Scientists Track Strange Space Signal From Our Galaxy

As Earth’s telescopes continue to scan the universe and help us spot strange bursts of light coming from all directions. Now, a team of scientists says it has identified the origin of one such burst as one of the most magnetic objects in existence: a magnetar. And the scientists say the magnetar, which is a stellar core remnant, is right here in our own galaxy.

The Verge picked up on the scientists’ findings, which were recently published in the journal, Nature. The burst of non-visible light—consisting of both X-ray lightwaves and a fast burst of radio waves (or FRB)—was observed in April of this year, when telescopes picked up on the unique signature; one never before observed.

“Before this event [in April], a wide variety of scenarios could explain the origin of FRBs,” Chris Bochenek said in a NASA press release. Bochenek, a doctoral student in astrophysics at Caltech who led one study of the event, added that “While there may still be exciting twists in the story of FRBs in the future…it’s [now] fair to say that most FRBs come from magnetars until proven otherwise.” MORE BELOW THE BREAK.

Scientists say that the strange light burst coming from our galaxy is from a magnetar.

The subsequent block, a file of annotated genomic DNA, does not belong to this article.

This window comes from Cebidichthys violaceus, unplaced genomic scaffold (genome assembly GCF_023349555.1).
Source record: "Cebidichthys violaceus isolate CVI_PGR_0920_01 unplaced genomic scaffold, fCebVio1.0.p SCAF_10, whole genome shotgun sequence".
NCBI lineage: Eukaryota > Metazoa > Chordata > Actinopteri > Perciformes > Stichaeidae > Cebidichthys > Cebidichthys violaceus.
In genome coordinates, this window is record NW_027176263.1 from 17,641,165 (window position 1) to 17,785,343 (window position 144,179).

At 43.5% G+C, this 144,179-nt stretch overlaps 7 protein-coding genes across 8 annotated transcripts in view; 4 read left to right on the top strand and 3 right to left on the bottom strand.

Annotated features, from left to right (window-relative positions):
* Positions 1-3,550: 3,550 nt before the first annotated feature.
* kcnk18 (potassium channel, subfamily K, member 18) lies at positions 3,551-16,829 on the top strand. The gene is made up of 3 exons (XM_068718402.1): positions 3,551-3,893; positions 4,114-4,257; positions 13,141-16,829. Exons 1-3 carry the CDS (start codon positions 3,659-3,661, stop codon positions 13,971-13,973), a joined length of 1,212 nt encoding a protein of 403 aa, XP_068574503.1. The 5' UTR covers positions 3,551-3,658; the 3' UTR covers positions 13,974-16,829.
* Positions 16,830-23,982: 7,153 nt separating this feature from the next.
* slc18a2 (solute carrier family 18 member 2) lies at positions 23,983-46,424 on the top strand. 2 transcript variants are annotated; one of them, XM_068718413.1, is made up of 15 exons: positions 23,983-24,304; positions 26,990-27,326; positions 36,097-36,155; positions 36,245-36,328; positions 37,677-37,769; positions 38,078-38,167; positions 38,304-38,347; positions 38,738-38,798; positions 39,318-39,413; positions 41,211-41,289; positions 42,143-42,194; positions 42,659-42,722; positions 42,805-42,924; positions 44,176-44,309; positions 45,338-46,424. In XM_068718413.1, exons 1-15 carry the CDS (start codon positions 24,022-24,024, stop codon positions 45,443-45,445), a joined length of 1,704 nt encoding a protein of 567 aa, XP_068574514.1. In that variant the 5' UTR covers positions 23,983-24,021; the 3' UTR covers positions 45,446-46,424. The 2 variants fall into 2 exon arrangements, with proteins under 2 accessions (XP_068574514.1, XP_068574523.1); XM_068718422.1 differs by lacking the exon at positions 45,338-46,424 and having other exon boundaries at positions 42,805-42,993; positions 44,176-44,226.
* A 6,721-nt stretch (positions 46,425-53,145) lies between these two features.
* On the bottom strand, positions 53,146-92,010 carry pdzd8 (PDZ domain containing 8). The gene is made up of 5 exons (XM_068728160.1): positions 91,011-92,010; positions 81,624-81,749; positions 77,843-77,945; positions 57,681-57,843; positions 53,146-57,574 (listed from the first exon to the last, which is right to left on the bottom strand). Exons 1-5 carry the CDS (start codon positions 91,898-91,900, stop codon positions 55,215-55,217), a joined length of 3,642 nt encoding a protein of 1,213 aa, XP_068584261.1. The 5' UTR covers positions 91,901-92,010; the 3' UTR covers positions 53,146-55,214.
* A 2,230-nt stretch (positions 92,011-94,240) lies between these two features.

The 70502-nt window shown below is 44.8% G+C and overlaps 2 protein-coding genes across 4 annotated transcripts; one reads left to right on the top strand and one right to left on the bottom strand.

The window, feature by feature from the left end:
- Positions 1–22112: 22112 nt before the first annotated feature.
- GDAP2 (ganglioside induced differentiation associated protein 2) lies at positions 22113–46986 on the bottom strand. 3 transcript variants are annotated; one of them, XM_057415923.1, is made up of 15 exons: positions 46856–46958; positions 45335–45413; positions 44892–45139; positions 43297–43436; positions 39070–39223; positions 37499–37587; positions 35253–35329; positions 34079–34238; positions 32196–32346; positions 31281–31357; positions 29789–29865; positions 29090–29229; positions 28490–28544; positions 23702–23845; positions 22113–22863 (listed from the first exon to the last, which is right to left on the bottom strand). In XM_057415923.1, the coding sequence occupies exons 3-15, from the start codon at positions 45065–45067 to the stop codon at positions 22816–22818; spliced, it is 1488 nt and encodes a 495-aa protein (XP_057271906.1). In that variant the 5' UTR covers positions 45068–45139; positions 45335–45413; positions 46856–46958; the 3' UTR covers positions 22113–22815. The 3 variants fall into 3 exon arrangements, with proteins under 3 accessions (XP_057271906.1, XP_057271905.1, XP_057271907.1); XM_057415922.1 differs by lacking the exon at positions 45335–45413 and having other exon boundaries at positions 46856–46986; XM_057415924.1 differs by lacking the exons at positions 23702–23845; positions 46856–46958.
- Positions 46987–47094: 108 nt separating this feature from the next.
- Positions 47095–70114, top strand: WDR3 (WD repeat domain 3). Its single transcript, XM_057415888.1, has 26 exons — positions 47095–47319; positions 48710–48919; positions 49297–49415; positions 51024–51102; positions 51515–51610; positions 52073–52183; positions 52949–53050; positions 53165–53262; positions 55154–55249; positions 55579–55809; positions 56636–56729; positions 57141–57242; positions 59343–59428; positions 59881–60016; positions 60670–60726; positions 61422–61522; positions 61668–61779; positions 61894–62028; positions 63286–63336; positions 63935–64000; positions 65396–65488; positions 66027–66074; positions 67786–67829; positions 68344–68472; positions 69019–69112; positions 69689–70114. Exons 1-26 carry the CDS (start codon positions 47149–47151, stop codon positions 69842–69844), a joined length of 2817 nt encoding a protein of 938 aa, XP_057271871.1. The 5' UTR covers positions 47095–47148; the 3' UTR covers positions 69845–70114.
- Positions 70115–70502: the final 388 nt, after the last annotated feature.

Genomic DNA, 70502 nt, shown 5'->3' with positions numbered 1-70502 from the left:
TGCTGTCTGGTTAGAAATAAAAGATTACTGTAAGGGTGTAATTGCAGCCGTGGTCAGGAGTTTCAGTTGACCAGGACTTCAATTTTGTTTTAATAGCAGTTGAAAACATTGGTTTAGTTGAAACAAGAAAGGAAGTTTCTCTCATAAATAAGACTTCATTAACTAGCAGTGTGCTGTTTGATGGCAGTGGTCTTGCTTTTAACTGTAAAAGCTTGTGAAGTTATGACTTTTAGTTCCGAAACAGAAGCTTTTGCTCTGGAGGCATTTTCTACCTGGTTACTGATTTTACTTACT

A magnetar is a type of neutron star (a supermassive star remnant) that has an extraordinary magnetic field. In fact, a magnetar’s magnetic field is 10,000 times stronger than a neutron star’s magnetic field. For reference, this would be about one trillion times more powerful than the one surrounding Earth.

“The radio burst was far brighter than anything [scientists observed] before, so we immediately knew it was an exciting event,” Paul Scholz told NASA. Scholz, a researcher involved with a related study, added that this event links two seemingly disparate phenomena; one being FRBs coming from outside our galaxy, and the other being the existence of magnetars within our galaxy.

Scientists say that the strange light burst coming from our galaxy is from a magnetar.

NASA’s Goddard Space Flight Center/Chris Smith (USRA)

In order to confirm definitively the connection between FRBs and magnetars, scientists have a new task ahead of them. One that’ll require finding an FRB outside our galaxy that coincides with an X-ray burst from the same source. If scientists do indeed identify this signature outside of our galaxy, it’d mean it’s almost certainly coming from a magnetar. And that the super-dense, ultra-magnetic stellar remnants are possibly far more prevalent than we now know.

Feature image: NASA

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